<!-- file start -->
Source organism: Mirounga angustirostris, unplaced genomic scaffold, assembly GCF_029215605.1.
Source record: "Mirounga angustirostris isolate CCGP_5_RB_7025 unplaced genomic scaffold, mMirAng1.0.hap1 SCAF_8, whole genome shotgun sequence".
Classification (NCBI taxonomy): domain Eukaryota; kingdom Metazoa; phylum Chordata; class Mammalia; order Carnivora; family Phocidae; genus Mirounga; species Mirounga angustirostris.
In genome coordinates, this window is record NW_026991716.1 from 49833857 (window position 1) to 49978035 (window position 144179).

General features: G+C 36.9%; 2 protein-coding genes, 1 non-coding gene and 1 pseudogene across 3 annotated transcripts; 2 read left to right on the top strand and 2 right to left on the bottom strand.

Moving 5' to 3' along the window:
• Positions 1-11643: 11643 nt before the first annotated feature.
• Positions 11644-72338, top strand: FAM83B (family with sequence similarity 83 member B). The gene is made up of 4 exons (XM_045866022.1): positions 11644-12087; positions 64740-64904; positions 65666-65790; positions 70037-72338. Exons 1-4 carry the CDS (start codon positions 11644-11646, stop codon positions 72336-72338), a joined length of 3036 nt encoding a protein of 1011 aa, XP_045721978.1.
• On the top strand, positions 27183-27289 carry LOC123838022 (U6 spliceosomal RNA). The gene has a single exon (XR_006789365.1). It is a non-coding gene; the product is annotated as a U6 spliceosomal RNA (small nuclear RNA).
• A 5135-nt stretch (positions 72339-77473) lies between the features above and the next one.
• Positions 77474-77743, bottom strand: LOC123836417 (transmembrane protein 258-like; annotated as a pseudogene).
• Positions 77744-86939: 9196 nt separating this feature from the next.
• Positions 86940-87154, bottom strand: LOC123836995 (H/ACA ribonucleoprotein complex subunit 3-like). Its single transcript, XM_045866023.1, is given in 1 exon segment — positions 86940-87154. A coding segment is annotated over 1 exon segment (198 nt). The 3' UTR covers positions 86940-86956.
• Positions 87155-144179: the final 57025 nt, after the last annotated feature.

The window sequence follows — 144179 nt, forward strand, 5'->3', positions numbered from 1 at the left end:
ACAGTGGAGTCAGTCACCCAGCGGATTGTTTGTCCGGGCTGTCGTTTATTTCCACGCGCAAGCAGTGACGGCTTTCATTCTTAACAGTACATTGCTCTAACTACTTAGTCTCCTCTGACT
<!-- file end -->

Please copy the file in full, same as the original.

Source organism: Mirounga angustirostris, unplaced genomic scaffold, assembly GCF_029215605.1.
Source record: "Mirounga angustirostris isolate CCGP_5_RB_7025 unplaced genomic scaffold, mMirAng1.0.hap1 SCAF_8, whole genome shotgun sequence".
Classification (NCBI taxonomy): domain Eukaryota; kingdom Metazoa; phylum Chordata; class Mammalia; order Carnivora; family Phocidae; genus Mirounga; species Mirounga angustirostris.
In genome coordinates, this window is record NW_026991716.1 from 49833857 (window position 1) to 49978035 (window position 144179).

General features: G+C 36.9%; 2 protein-coding genes, 1 non-coding gene and 1 pseudogene across 3 annotated transcripts; 2 read left to right on the top strand and 2 right to left on the bottom strand.

Moving 5' to 3' along the window:
• Positions 1-11643: 11643 nt before the first annotated feature.
• Positions 11644-72338, top strand: FAM83B (family with sequence similarity 83 member B). The gene is made up of 4 exons (XM_045866022.1): positions 11644-12087; positions 64740-64904; positions 65666-65790; positions 70037-72338. Exons 1-4 carry the CDS (start codon positions 11644-11646, stop codon positions 72336-72338), a joined length of 3036 nt encoding a protein of 1011 aa, XP_045721978.1.
• On the top strand, positions 27183-27289 carry LOC123838022 (U6 spliceosomal RNA). The gene has a single exon (XR_006789365.1). It is a non-coding gene; the product is annotated as a U6 spliceosomal RNA (small nuclear RNA).
• A 5135-nt stretch (positions 72339-77473) lies between the features above and the next one.
• Positions 77474-77743, bottom strand: LOC123836417 (transmembrane protein 258-like; annotated as a pseudogene).
• Positions 77744-86939: 9196 nt separating this feature from the next.
• Positions 86940-87154, bottom strand: LOC123836995 (H/ACA ribonucleoprotein complex subunit 3-like). Its single transcript, XM_045866023.1, is given in 1 exon segment — positions 86940-87154. A coding segment is annotated over 1 exon segment (198 nt). The 3' UTR covers positions 86940-86956.
• Positions 87155-144179: the final 57025 nt, after the last annotated feature.

The window sequence follows — 144179 nt, forward strand, 5'->3', positions numbered from 1 at the left end:
ACAGTGGAGTCAGTCACCCAGCGGATTGTTTGTCCGGGCTGTCGTTTATTTCCACGCGCAAGCAGTGACGGCTTTCATTCTTAACAGTACATTGCTCTAACTACTTAGTCTCCTCTGACT